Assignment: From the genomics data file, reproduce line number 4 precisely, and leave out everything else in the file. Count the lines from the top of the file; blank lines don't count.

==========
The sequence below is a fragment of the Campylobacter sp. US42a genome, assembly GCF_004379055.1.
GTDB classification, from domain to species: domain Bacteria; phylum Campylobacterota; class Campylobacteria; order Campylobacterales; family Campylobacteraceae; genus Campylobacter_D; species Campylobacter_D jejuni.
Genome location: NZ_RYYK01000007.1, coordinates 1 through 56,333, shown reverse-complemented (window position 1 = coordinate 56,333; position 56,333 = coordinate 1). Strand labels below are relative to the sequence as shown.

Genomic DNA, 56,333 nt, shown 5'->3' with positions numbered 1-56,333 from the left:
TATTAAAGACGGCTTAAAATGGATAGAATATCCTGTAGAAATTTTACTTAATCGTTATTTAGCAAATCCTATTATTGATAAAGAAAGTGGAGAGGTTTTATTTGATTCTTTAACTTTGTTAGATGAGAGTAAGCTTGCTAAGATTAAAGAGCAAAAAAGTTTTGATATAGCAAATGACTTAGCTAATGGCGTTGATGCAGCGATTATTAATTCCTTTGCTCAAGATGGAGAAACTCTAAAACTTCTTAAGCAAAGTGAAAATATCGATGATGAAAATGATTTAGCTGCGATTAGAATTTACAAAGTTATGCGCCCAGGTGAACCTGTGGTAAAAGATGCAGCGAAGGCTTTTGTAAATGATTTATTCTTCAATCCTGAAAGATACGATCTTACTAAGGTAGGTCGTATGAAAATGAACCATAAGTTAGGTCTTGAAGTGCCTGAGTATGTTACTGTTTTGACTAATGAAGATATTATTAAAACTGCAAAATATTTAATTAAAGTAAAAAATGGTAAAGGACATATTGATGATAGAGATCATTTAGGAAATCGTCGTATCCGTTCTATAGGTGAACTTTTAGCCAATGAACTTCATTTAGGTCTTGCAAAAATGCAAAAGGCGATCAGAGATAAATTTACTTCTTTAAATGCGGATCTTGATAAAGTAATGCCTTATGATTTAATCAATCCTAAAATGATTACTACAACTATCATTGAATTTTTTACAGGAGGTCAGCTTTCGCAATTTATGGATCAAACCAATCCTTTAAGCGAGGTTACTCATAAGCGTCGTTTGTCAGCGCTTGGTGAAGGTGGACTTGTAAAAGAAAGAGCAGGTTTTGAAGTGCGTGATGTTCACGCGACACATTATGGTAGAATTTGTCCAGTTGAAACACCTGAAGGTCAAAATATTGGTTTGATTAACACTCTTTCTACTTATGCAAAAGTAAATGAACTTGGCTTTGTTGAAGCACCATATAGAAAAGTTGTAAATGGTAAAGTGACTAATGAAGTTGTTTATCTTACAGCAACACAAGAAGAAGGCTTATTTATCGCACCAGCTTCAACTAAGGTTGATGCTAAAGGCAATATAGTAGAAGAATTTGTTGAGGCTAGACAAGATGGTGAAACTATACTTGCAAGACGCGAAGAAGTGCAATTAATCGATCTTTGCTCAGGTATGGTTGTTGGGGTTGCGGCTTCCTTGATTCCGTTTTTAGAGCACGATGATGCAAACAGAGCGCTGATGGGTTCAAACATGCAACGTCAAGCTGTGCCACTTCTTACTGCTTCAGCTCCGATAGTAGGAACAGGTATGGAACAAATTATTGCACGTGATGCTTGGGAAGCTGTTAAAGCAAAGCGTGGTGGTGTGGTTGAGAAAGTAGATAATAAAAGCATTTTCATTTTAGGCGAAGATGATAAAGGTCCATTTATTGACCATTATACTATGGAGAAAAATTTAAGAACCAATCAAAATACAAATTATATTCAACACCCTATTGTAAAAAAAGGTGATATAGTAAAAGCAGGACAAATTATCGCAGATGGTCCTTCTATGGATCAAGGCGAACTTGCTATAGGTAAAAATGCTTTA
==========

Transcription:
Genomic DNA, 56,333 nt, shown 5'->3' with positions numbered 1-56,333 from the left: